## SQL Server JOINS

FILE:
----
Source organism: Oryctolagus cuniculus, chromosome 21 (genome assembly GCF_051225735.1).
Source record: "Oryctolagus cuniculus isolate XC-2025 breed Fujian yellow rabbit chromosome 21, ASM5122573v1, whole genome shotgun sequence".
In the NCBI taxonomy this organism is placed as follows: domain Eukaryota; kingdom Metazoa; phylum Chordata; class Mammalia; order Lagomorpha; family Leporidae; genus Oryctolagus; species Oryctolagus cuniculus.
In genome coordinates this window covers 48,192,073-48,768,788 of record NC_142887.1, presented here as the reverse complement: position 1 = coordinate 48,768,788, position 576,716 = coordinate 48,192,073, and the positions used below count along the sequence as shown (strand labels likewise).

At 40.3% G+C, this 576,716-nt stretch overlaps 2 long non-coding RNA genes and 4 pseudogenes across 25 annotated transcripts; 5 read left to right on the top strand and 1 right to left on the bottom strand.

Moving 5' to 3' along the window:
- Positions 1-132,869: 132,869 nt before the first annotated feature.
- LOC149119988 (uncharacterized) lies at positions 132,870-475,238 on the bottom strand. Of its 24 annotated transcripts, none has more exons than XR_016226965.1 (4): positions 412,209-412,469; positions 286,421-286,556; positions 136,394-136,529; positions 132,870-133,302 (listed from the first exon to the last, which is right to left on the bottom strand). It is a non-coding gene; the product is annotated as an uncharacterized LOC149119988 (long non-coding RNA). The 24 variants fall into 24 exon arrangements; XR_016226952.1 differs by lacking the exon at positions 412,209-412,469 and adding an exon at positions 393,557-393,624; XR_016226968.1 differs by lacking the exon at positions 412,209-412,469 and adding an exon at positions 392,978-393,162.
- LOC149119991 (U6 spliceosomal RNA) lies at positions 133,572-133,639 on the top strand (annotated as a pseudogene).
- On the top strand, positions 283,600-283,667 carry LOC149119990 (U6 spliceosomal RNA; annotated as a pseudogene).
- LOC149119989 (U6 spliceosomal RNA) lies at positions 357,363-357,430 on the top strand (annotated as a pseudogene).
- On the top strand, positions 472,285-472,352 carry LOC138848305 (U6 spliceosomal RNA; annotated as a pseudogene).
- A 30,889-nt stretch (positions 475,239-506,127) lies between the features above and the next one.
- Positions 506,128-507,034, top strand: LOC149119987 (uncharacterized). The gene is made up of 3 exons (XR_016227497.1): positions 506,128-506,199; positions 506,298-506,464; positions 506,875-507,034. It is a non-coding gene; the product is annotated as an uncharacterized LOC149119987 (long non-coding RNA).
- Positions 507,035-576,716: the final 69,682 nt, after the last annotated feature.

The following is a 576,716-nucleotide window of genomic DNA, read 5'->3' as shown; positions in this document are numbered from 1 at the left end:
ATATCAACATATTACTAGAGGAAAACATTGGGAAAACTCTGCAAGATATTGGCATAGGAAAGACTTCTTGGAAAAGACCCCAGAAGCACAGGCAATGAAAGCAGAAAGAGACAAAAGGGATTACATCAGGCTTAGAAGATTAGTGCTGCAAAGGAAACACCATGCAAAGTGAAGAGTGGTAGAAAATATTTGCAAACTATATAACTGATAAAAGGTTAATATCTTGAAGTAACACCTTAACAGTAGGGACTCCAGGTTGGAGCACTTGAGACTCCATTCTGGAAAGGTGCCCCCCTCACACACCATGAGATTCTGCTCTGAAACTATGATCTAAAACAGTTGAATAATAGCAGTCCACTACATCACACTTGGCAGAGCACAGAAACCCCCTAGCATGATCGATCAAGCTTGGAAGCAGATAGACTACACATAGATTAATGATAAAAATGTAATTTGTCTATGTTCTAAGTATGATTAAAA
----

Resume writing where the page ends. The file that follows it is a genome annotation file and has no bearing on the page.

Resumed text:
Author Message Eirikur Eiriksson SSC-Forever Group: General Forum Members Points: 41310 Visits: 19504 Quick analysisFirst a simplified ERD` +--------------+ +--------------+ +-----------------+ | Trial | | Culture | | CultureStep | +--------------+ +--------------+ +-----------------+ | TrialID | ,---|-| CultureID |-|--, | CultureStepID | | TrialCode | | | CultureName | '---|<| CultureID | | CultureID |>|--' | (Culture ) | | ( CultureStep ) | | (Trial ) | | (attributes) | | ( attributes ) | | (attributes) | +--------------+ +-----------------+ +--------------+ `Looking at the ERD, we can tell that:Each Trial has one and only one Culture.One or more Trials can share the same Culture.AndEach Culture has one or more CultureSteps.One or more Cultures can share one or more CultureSteps.Inspecting the Cardinality`Table | Row Count------------|-----------Trial | 6793Culture | 2327CultureStep | 13957`As the query "Select * from Culture inner join Trial on Culture.CultureID = Trial.CultureID" returns 6785 rows, we know that there are 8 (6793 - 6785) Trials sharing the same Culture. We can also tell that each Culture has the average of 6 CultureSteps (13957/2327 = 5.998). Since we do not know the distribution of CultureID in the CultureStep table, the exact numbers cannot be produced but here is an approxymation:Select * from (Culture inner join Trial on Culture.CultureID = Trial.CultureID) inner join CultureStep on Culture.CultureID=CultureStep.CultureIDGiven that each CultureID appears aprox. 6 times in the CultureStep and the set Culture-Trial has 6785 entries, the expected result should have close to 6 x 6785 entries. shaimaa.tarekelshoeiby SSC Rookie Group: General Forum Members Points: 36 Visits: 17 Thank you for the excellent post .Can you please help me become capable of doing such analysis?How were you able to make the simplified ERD and come up with the conclusions under it I want to learn this and be good at it ...Also , need to be good with joins and although I did read out several links with examples ...I still seem to find issues like when my brain cannot digest how an inner join would get more rows than the individual selects and so on. Eirikur Eiriksson SSC-Forever Group: General Forum Members Points: 41310 Visits: 19504 shaimaa.tarekelshoeiby (8/25/2014)Thank you for the excellent post .Can you please help me become capable of doing such analysis?How were you able to make the simplified ERD and come up with the conclusions under it I want to learn this and be good at it ...Also , need to be good with joins and although I did read out several links with examples ...I still seem to find issues like when my brain cannot digest how an inner join would get more rows than the individual selects and so on.You are very welcome. My suggestion is to grab a good book on the subject, i.e. "Database Modeling and Design" or "Data Modeling for the Business" and while reading through it, use only simple tools such as pen/paper or a text editor to work through exercises and examples. Also read up on the "Relational Database Theory", "Naive Set Theory" and "Relational Algebra". This should get you well on the way.Another thing I find helpful, especially when tackling very complex problems, is to practice solving puzzles like Soduku by memory (not using pen and paper), keeps the grey matter functional;-) shaimaa.tarekelshoeiby SSC Rookie Group: General Forum Members Points: 36 Visits: 17 Thank you ...But with so limited time , what can I do to help me go through until I can have more time to read the book(s) you suggested and use pen/paper?Any recommended set of articles or a small daily exercise ; something of the sort? Grant Fritchey SSC Guru Group: General Forum Members Points: 99657 Visits: 33014 There's no instant or magic way to build this kind of knowledge. It takes a long time. I'd add getting a copy of the book T-SQL Querying Fundamentals by Itzik Ben Gan. It's a great way to learn. ----------------------------------------------------The credit belongs to the man who is actually in the arena, whose face is marred by dust and sweat and blood... Theodore RooseveltThe Scary DBAAuthor of: SQL Server Query Performance Tuning and SQL Server Execution PlansProduct Evangelist for Red Gate Software shaimaa.tarekelshoeiby SSC Rookie Group: General Forum Members Points: 36 Visits: 17 Oh, an important question regarding the joinI learnt about using CTE instead of a view so that I can do it all as sql queriesHowever , adding the With part doesn't work with Access.Is there anything that can be similarly done in Access (or should I be moving to a new thread?)Thanks a lot in advance! shaimaa.tarekelshoeiby SSC Rookie Group: General Forum Members Points: 36 Visits: 17 Alright thank you both...I should seriously consider Eirikur Eiriksson SSC-Forever Group: General Forum Members Points: 41310 Visits: 19504 shaimaa.tarekelshoeiby (8/25/2014)Oh, an important question regarding the joinI learnt about using CTE instead of a view so that I can do it all as sql queriesHowever , adding the With part doesn't work with Access.Is there anything that can be similarly done in Access (or should I be moving to a new thread?)Thanks a lot in advance!I'm afraid that in Access you will have to stick with views. Grant Fritchey SSC Guru Group: General Forum Members Points: 99657 Visits: 33014 Nope. Access doesn't use Transact SQL and the full T-SQL stack supported by SQL Server. ----------------------------------------------------The credit belongs to the man who is actually in the arena, whose face is marred by dust and sweat and blood... Theodore RooseveltThe Scary DBAAuthor of: SQL Server Query Performance Tuning and SQL Server Execution PlansProduct Evangelist for Red Gate Software shaimaa.tarekelshoeiby SSC Rookie Group: General Forum Members Points: 36 Visits: 17 The main problem which made me think of detaching from views is that update cannot be done (getting database exception : modification affects multiple base tables)